Marko. Only you know what kind of pics you shoot the most and whether a 28mm is on balance the best. I do a lot of shooting requiring wide vistas in confined spaces and a 28mm is invaluable. I shoot a lot at what in the U.K. is called National Trust properties which are very large country houses and gardens where wide angle is important. It is also great for street photography and groups in confined spaces as you have tremendous depth of field at f8 and the camera almost becomes a point and shoot with everything in focus.
If you then need to concentrate on a particular person or object then cropping on the enlarger easel is an option but only if you have a darkroom or access to one.
On balance if I had to be confined to possession of one lens, I think the 28mm would narrowly win over the 50mm.
It is excellent disciplin to use only one lens, whatever focal length you choose. I find it concentrates the mind on subject matter rather than on the equipment. I suppose it depends on the type of subjects you prefer, eg. when I go hillwalking in the English Lake District I only now ever take a 28mm. after years of carrying two or three others which I never used. If you do decide to go for more glass, which would be my inclination, take care not to get bogged down with decision making as to which is the best to use, by the time you've decided, the shot will be gone. Instead, use one for an hour or two and concentrate on subjects that suit its focal length and then switch and do similar. Of course, photographers who use those zoomy things don't have this problem. They just frame the subject and shoot, or do they need to zoom a little closer or perhaps it would be better a little wider!!!!!
I'm into painting with light - NOT painting by numbers!
For quite a number of years I used one 35mm camera for personal work & one lens, it happened to be a 50mm Summicron and I never found it to be a problem despite liking WA lenses.
On the other hand my wife decided my 17mm Tamron was just perfect as the standard lens on her Pentax Needless to say it didn't work out and I got it back. Not all shots work with a wide angle.
You need a bit of flexibility one lens can be a problem, when I shot with the Leica & Summicron I was usually also shooting LF with 3 or 4 lenses always including 2 wide angles, equivalent to 18/20mm and 28mm on a 35mm camera.
Many years ago I made do very happily with a Nikon FE2 and f1.8 28mm lens accompanying me on all my bicycle touring journeys. I used that lens for 'portraits' of my cycling companions. I think that's what a 50mm lens woudl be excellent, for — portraits. The 28mm would be too wide and the perspective a little unnatural as I remember it.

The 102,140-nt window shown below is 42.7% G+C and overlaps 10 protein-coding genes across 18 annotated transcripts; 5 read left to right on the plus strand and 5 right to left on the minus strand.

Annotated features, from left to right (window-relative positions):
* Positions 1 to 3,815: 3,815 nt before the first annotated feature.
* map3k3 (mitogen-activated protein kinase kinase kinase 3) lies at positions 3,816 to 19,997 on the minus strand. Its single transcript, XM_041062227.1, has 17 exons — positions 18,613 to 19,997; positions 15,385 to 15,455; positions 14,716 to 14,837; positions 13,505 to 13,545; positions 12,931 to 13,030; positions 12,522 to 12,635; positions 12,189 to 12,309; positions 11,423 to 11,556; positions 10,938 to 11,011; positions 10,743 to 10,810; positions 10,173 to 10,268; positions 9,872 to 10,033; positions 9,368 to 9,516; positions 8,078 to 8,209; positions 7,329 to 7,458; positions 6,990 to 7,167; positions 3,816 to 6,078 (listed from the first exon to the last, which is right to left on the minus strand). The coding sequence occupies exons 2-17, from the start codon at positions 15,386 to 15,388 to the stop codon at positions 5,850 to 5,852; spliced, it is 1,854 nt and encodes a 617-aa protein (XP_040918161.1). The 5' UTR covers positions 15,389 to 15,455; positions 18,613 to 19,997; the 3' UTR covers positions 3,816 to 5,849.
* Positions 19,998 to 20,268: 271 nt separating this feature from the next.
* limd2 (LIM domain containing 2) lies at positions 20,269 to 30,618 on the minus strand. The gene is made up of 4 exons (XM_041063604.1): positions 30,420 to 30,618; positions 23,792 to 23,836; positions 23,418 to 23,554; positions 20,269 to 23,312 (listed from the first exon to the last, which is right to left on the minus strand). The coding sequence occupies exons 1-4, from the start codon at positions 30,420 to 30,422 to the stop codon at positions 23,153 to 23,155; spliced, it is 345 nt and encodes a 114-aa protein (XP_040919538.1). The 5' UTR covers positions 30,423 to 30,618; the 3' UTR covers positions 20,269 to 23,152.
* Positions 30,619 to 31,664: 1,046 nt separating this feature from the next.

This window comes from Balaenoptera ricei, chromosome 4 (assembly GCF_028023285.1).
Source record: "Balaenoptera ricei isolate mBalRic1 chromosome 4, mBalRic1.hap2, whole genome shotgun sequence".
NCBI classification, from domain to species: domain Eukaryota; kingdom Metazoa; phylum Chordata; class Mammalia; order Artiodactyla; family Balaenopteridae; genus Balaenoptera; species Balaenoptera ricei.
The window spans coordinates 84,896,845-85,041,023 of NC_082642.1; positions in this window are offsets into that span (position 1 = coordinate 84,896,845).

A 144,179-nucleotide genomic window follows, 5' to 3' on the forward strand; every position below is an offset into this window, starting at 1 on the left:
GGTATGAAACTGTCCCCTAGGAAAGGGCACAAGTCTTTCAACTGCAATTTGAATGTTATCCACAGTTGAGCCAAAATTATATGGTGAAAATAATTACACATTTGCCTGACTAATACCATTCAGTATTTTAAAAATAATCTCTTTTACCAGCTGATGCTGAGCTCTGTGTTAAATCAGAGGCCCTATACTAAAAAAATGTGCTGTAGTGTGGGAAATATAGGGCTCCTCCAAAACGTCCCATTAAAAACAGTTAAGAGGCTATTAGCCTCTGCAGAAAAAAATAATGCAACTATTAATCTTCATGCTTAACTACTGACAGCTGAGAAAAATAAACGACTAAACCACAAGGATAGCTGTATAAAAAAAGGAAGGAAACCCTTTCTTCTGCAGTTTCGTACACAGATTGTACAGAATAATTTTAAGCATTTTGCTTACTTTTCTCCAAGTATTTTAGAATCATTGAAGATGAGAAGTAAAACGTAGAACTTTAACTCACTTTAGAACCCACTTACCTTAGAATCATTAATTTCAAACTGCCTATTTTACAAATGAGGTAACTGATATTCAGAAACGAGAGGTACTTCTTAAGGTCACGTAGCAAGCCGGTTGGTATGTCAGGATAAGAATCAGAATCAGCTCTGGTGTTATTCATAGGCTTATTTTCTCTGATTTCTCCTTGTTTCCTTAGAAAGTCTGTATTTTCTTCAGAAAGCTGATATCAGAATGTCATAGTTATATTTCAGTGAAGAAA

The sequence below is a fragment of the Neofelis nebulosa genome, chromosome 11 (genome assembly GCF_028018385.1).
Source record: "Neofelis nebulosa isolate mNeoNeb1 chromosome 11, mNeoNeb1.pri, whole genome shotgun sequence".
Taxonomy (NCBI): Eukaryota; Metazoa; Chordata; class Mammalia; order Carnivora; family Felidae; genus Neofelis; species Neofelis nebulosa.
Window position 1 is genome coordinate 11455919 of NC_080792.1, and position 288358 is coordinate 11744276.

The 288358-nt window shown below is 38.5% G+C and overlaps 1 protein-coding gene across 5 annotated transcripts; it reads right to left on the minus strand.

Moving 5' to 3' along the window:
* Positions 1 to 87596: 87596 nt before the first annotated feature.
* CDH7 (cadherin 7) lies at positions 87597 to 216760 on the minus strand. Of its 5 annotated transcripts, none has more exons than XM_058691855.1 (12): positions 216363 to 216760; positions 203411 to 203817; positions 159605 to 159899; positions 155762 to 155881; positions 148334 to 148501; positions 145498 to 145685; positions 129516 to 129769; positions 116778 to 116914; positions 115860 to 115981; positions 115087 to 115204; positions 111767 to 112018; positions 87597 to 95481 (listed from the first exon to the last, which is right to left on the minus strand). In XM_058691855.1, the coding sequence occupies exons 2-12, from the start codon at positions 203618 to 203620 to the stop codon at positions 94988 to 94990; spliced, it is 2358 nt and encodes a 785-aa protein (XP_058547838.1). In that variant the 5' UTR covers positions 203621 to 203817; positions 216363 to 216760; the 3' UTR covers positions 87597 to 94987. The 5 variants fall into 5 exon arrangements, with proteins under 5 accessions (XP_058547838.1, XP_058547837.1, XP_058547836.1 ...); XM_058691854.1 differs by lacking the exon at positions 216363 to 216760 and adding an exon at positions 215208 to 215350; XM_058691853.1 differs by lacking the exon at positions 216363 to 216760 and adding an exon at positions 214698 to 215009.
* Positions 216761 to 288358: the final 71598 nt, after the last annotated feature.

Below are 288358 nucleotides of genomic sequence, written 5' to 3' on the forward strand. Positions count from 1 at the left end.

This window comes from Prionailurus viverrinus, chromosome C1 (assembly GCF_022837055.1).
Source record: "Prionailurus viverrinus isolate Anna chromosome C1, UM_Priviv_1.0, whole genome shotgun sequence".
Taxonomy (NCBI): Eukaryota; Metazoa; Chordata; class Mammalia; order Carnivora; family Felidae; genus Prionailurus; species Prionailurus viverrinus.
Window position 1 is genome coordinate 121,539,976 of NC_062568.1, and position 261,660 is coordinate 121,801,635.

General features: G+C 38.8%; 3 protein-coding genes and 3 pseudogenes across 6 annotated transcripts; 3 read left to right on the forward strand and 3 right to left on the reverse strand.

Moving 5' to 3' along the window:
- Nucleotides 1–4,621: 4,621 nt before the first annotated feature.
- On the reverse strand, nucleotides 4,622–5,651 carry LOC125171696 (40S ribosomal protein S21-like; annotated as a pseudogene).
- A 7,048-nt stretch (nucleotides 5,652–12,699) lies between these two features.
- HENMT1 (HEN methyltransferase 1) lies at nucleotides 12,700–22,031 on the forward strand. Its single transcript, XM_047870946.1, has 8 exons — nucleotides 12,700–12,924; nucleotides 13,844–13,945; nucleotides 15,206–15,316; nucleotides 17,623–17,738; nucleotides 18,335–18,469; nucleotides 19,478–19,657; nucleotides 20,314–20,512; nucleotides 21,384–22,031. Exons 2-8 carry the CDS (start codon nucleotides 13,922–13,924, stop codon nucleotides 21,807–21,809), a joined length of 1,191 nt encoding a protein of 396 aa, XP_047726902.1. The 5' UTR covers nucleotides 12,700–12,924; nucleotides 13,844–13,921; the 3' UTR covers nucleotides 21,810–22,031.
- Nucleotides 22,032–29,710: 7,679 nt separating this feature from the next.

My standard lens is a rectilinear (no distortion) manual focus Canon 24mm TS-E f3.5L which I use for landscape and nature imaging and sometimes with creative flash use: I rarely shoot 'straight' shots with it, mostly I raise the foreground or tilt the background, manipulating depth of field (wide open) and using selective focus 'splitting'. Remember that the wider you go with lenses, the more in tune with the perspective you must be and 28, 24mm, 20mm, 17mm all demand care with subjects which need to be considered in scale and place in the image and that's why I would lean toward the 50mm for its normal perspective and versatility, especially for people and close-in candids. Remember the National Geographic images of 30 years ago? Heaps were done with 50mm in far flung destinations around the globe. As for flash, I bought a big 'bells and whistles' Canon flash in 2003 even though at the time I didn't believe I'd ever use it. Wrong! I add a twinkle of (manually output) light to river rocks in flat light, or selectively 'paint' long-exposure subjects. Take the plunge and buy both!
Last edited by Poisson Du Jour; 10-27-2008 at 07:51 PM. Click to view previous post history.
“The photographer must determine how he wants the finished print to look before he exposes the negative.
Before releasing the shutter, he must seek 'the flame of recognition,' a sense that the picture would reveal
the greater mystery of things...more clearly than the eyes see." ~Edward Weston, 1922.
i tend to think of 28mm as 'normal' and 50mm as a fast lens for low light. you may think differently.
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27 years ago, my first 35mm set up for my budding photojournalism career was a 28/3.5 Nikkor AIs, a 135/2.8 E, and a Nikon FM because that was all I could afford. A wise and more experienced friend suggested skipping the 50 and I've never looked back. Many cameras and lenses have come and gone since but I've kept that 28/3.5 as it pretty much made my living and paid for all the other lenses I bought in those first few years.
The 28 helps make your photos stand out with a look that is not "normal" but not gimmicky either if you discipline yourself to get close enough and keep your vertical lines more or less straight. Unless of course you want to bend them on purpose.
28mm is my every day lens for walking around.
But I move to a 35mm and 50mm when doing portraits.
The only lens that I have for my M3 is a 28mm f/2.8. I can't say I've ever missed a shot because of not having another lens. Simplicity concentrates my mind delightfully. In general, and as several others have [in]delicately alluded to, success comes from the using rather than the having.
I think I could manage at a pinch with My 35mm f2 as my standard lens, but not my 28mm.
use your lens and the flash you have
and take lots of photographs.
i shot newspaper stuff for a while with a 28.
it is a good choice for a single lens if you want to shoot
wide and with context.
don't waste your money on the flash unless you NEED it.
use the flash you have and learn how to judge the light from it
instead of having a computer do it for you.